School officials take measures to prevent high school students from attending annual Roundup

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Roundup attendees take a break from festivities during last year’s annual gathering. The Interfraternity Council of UT recently announced that a college ID is required to participate in any Roundup-related event in the hope of discouraging high school students from attending.

Photo Credit: Caleb Bryant Miller | Daily Texan Staff

Despite University and high school officials discouraging prospective UT students from attending Roundup weekend activities, students in Greek organizations don’t expect less high-schooler turnout.

The Office of the Dean of Students and the Greek councils drafted a letter to sorority and fraternity community stakeholders to remind them that high school students are discouraged from attending the event on March 24-27. This is not the first year the letter has been sent, according to a spokesperson from the dean’s office.

The letter said the event is only for college students and not for high school students and a college ID is now required for all Roundup attendees.

In previous years, however, high school students have found ways around the system and still participated in Roundup, the letter said.

According to the letter, Roundup originally served as a homecoming weekend for alumni and students with a flurry of celebratory activities including parades and pageants.

Since 1990, the event is no longer recognized as an official University event, the letter said, due to “several racially inflammatory incidents” associated with it.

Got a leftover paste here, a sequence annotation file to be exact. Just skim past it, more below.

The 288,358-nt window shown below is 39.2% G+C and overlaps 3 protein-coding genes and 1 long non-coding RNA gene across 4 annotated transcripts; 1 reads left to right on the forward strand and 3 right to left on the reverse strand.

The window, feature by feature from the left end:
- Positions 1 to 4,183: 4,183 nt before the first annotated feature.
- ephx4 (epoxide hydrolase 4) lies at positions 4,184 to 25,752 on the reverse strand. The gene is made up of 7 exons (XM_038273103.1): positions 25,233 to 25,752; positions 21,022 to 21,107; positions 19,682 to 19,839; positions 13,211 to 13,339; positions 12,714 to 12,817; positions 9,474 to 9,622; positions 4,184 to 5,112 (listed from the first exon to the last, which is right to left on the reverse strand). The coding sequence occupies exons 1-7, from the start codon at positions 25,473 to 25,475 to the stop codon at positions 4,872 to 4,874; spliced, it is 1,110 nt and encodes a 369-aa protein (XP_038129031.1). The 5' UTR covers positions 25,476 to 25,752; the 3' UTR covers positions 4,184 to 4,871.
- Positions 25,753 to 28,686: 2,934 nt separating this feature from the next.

The Interfraternity Council also sent out a similar letter last year stating that high school students would not be allowed to attend Roundup events and the weekend was intended for college students only.

In a statement regarding the letter, spokeswoman Marcia Gibbs said the Office of the Dean of Students is working closely with council and members of the Greek community to ensure the safety of all who attend Roundup.

Parts of the letter will be shared with high school counselors who are regularly informed about the University’s admissions activities, according to the statement.

Linda Foster, principal at Alamo Heights High School in San Antonio, said she does not think Roundup is an appropriate event for high school students.

“I don’t think it’s a good idea,” she said. “We do have some kids who think it’s a great opportunity for them, but it’s definitely not something we encourage.”

Despite concerns from the University regarding high school students attending, nursing freshman Morgan Thompson said she had a positive Roundup experience as a high school senior that increased her excitement about life at UT.

“A lot of people from neighboring high schools went,” she said. “I got to know a lot of my best friends from it — I got to see the social aspect of UT and I think it definitely prepared me for rush.”

Mechanical engineering junior Ryan Sisak participated in Roundup last year and said he sees why UT wants to prevent the attendance of high school students.

“It’s probably not appropriate for high school kids,” he said. “It’s a good experience but I could understand why they wouldn’t want high schoolers to go because of all the alcohol and things like that.”

Meg Milosevich, finance junior and Panhellenic member, said she doesn’t think the letter will have the desired effects.

“I think it’s such a big recruitment time for sororities and fraternities that there’s no way to stop people from coming,” she said. “I understand the liability issues, but a letter from UT won’t stop students from attending.”

Printed on, Tuesday February 14, 2012 as: Note aims to deter high schoolers from Roundup